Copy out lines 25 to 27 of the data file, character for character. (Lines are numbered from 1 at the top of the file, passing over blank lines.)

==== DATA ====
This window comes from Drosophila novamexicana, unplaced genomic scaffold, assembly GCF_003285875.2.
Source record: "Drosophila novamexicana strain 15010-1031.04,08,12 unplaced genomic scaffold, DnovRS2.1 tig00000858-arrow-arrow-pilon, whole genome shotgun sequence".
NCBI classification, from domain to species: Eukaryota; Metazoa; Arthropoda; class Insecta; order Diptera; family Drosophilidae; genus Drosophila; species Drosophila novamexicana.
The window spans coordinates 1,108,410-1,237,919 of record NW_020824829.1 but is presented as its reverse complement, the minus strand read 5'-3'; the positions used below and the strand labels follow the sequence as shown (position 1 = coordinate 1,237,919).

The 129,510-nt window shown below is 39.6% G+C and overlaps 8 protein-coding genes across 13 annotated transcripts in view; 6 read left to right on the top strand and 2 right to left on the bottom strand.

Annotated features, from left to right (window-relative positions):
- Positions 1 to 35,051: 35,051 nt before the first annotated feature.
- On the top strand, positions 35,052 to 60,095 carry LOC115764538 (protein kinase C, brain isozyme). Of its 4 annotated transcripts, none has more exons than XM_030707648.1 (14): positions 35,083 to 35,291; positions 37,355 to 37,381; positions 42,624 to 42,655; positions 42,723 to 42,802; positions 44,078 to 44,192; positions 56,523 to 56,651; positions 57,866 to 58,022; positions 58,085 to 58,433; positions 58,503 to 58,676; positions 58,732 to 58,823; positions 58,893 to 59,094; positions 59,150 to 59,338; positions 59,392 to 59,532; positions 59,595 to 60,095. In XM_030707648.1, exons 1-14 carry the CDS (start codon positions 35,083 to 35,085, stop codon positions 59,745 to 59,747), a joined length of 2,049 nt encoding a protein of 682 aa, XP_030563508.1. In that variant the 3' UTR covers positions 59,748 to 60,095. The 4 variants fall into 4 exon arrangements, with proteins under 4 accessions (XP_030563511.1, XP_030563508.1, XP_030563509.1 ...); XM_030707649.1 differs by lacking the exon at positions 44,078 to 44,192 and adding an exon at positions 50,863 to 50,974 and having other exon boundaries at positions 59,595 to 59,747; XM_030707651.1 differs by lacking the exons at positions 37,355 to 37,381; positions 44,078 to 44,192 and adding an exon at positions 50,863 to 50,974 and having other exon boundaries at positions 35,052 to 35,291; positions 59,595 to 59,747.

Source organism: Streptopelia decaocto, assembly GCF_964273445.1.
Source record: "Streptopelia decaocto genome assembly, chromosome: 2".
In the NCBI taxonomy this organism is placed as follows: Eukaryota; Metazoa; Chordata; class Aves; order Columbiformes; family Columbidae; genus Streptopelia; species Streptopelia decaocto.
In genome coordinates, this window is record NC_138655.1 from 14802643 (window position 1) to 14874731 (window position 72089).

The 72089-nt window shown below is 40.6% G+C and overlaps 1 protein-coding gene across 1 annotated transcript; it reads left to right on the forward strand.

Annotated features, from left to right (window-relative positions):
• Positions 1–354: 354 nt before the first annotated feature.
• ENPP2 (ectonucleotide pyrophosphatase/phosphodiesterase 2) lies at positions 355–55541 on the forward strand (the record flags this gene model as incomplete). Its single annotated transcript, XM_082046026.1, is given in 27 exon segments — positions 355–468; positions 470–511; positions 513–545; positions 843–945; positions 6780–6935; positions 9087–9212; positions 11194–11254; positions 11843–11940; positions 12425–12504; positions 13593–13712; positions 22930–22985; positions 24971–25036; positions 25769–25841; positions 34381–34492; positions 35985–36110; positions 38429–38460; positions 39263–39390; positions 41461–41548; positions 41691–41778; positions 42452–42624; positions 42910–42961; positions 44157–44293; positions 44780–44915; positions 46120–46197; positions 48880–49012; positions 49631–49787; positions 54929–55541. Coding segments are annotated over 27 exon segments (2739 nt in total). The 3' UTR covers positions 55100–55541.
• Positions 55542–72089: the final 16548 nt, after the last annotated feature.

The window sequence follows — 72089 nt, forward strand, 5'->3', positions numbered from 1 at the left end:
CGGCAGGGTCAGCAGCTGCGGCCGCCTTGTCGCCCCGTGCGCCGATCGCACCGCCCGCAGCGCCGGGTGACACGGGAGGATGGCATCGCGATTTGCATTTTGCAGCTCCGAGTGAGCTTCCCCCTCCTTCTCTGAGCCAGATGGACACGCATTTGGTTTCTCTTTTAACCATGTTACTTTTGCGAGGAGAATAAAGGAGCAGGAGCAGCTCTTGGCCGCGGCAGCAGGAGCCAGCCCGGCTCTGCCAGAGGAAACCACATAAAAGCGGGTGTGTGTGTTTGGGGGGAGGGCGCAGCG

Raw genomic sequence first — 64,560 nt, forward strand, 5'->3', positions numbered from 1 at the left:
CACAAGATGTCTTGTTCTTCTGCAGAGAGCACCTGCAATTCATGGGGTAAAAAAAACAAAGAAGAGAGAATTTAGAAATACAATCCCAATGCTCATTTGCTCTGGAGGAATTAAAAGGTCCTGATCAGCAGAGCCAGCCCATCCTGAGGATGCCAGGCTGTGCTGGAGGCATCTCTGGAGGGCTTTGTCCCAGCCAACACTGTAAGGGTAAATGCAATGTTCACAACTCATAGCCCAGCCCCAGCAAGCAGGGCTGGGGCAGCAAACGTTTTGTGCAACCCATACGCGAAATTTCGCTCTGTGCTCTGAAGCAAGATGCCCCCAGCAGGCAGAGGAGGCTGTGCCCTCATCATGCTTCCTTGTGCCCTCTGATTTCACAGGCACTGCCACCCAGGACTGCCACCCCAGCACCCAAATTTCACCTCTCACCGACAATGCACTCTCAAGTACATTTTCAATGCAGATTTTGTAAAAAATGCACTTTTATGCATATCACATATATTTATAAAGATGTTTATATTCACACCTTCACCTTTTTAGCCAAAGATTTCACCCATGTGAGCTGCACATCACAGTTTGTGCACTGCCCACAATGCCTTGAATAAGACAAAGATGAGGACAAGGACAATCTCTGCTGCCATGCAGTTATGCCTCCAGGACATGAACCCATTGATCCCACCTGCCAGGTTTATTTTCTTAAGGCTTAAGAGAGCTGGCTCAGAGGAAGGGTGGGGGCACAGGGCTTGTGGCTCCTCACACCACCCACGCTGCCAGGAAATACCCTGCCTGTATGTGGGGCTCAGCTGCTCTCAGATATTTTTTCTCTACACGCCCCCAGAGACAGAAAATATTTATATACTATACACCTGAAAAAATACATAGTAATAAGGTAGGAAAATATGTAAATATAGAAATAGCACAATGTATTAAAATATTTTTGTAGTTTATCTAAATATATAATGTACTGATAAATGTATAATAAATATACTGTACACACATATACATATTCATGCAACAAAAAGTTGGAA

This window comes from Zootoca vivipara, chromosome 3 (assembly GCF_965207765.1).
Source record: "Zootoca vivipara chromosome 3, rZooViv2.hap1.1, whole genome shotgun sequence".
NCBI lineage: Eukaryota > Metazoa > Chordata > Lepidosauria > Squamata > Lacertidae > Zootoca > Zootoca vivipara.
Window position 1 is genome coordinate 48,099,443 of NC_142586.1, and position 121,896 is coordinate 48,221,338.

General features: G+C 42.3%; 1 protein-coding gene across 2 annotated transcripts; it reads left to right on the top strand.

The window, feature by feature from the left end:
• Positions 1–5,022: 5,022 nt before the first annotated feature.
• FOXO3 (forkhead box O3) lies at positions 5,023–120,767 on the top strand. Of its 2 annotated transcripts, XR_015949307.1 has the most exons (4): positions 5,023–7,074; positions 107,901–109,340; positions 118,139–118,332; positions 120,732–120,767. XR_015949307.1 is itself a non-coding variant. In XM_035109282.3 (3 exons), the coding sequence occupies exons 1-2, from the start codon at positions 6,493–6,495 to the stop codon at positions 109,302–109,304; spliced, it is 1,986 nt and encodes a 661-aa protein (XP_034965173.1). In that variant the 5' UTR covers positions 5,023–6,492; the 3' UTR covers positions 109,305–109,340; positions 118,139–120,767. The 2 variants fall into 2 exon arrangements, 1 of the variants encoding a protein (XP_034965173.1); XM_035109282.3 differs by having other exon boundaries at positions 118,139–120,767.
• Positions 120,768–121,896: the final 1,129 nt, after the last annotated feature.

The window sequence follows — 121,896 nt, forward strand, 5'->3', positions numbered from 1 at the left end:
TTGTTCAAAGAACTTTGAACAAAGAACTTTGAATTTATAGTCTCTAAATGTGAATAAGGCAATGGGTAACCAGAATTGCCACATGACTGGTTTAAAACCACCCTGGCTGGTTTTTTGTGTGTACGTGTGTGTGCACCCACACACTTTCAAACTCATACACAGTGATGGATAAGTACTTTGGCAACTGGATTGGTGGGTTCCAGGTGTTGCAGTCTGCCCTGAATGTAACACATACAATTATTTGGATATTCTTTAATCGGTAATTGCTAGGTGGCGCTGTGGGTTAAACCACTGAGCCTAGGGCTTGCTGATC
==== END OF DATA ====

Window position 1 is genome coordinate 48,099,443 of NC_142586.1, and position 121,896 is coordinate 48,221,338.

General features: G+C 42.3%; 1 protein-coding gene across 2 annotated transcripts; it reads left to right on the top strand.

The window, feature by feature from the left end: